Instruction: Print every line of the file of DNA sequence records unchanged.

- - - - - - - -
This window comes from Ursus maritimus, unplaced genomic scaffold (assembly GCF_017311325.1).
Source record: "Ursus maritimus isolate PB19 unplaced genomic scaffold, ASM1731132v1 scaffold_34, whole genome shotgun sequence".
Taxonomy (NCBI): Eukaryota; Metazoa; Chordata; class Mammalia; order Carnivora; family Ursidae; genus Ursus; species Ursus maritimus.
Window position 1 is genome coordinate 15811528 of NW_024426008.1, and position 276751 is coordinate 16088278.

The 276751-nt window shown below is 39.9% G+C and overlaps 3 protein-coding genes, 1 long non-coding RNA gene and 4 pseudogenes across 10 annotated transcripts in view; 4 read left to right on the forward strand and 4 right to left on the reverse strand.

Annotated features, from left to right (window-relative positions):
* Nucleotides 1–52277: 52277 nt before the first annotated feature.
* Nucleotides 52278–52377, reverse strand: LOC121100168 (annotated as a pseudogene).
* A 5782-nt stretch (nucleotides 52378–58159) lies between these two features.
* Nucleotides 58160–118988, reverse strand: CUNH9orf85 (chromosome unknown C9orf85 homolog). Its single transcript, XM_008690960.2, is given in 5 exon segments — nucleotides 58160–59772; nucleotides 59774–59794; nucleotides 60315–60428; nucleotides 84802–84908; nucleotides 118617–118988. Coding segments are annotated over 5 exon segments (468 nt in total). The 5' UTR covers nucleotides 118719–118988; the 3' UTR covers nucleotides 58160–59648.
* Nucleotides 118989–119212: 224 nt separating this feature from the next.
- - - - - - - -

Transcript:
This window comes from Ursus maritimus, unplaced genomic scaffold (assembly GCF_017311325.1).
Source record: "Ursus maritimus isolate PB19 unplaced genomic scaffold, ASM1731132v1 scaffold_34, whole genome shotgun sequence".
Taxonomy (NCBI): Eukaryota; Metazoa; Chordata; class Mammalia; order Carnivora; family Ursidae; genus Ursus; species Ursus maritimus.
Window position 1 is genome coordinate 15811528 of NW_024426008.1, and position 276751 is coordinate 16088278.

The 276751-nt window shown below is 39.9% G+C and overlaps 3 protein-coding genes, 1 long non-coding RNA gene and 4 pseudogenes across 10 annotated transcripts in view; 4 read left to right on the forward strand and 4 right to left on the reverse strand.

Annotated features, from left to right (window-relative positions):
* Nucleotides 1–52277: 52277 nt before the first annotated feature.
* Nucleotides 52278–52377, reverse strand: LOC121100168 (annotated as a pseudogene).
* A 5782-nt stretch (nucleotides 52378–58159) lies between these two features.
* Nucleotides 58160–118988, reverse strand: CUNH9orf85 (chromosome unknown C9orf85 homolog). Its single transcript, XM_008690960.2, is given in 5 exon segments — nucleotides 58160–59772; nucleotides 59774–59794; nucleotides 60315–60428; nucleotides 84802–84908; nucleotides 118617–118988. Coding segments are annotated over 5 exon segments (468 nt in total). The 5' UTR covers nucleotides 118719–118988; the 3' UTR covers nucleotides 58160–59648.
* Nucleotides 118989–119212: 224 nt separating this feature from the next.